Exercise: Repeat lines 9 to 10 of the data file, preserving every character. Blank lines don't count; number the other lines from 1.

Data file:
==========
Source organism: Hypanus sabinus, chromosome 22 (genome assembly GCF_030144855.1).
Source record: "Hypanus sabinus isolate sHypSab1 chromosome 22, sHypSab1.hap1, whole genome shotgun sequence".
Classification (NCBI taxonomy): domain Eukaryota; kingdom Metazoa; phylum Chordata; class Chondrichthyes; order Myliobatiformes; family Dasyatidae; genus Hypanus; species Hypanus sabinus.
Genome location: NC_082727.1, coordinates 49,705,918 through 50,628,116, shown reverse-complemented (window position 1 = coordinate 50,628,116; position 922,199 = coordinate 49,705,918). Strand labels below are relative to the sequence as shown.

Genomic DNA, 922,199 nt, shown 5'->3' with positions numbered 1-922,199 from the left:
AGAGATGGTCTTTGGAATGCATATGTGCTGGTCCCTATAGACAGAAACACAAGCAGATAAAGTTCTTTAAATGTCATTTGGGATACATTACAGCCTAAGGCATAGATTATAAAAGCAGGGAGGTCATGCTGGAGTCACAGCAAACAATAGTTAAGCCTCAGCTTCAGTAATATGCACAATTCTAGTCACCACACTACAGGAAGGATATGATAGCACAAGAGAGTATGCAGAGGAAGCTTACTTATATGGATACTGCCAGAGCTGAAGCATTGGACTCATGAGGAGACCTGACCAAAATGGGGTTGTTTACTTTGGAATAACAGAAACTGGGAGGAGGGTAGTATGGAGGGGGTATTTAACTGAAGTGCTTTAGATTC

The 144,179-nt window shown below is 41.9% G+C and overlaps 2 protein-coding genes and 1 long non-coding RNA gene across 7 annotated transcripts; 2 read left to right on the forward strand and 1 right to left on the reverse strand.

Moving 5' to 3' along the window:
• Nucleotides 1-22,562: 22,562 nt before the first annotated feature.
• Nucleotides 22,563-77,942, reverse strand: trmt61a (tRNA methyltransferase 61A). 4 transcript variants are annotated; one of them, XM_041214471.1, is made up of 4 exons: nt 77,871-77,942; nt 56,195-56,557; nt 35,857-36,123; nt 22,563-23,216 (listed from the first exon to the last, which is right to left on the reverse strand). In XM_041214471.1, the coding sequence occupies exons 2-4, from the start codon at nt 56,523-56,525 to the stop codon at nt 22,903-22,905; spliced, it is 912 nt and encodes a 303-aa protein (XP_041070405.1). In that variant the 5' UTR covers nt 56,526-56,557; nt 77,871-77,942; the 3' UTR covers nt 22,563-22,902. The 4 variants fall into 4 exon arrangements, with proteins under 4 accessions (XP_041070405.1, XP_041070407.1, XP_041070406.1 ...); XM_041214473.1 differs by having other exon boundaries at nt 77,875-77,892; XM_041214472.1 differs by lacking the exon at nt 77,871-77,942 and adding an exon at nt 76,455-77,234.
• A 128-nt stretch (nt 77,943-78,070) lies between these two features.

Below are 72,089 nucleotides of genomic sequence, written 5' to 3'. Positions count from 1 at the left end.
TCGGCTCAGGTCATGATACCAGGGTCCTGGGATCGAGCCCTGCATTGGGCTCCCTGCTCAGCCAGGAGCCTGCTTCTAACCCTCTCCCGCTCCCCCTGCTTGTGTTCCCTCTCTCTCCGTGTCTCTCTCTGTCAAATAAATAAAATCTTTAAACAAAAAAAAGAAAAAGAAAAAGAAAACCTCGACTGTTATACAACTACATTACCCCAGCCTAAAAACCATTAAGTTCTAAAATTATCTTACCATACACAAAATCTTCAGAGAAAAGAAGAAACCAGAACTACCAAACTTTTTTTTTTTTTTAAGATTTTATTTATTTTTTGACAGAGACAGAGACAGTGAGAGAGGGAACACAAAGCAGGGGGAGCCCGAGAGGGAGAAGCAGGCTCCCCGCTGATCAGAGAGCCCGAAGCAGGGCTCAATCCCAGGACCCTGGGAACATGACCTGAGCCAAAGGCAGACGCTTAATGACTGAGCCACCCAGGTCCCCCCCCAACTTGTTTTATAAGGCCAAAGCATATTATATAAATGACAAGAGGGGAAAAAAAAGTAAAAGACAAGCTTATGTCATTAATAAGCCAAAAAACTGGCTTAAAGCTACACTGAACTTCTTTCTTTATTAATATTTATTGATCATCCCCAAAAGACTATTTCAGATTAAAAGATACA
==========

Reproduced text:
• Nucleotides 1-22,562: 22,562 nt before the first annotated feature.
• Nucleotides 22,563-77,942, reverse strand: trmt61a (tRNA methyltransferase 61A). 4 transcript variants are annotated; one of them, XM_041214471.1, is made up of 4 exons: nt 77,871-77,942; nt 56,195-56,557; nt 35,857-36,123; nt 22,563-23,216 (listed from the first exon to the last, which is right to left on the reverse strand). In XM_041214471.1, the coding sequence occupies exons 2-4, from the start codon at nt 56,523-56,525 to the stop codon at nt 22,903-22,905; spliced, it is 912 nt and encodes a 303-aa protein (XP_041070405.1). In that variant the 5' UTR covers nt 56,526-56,557; nt 77,871-77,942; the 3' UTR covers nt 22,563-22,902. The 4 variants fall into 4 exon arrangements, with proteins under 4 accessions (XP_041070405.1, XP_041070407.1, XP_041070406.1 ...); XM_041214473.1 differs by having other exon boundaries at nt 77,875-77,892; XM_041214472.1 differs by lacking the exon at nt 77,871-77,942 and adding an exon at nt 76,455-77,234.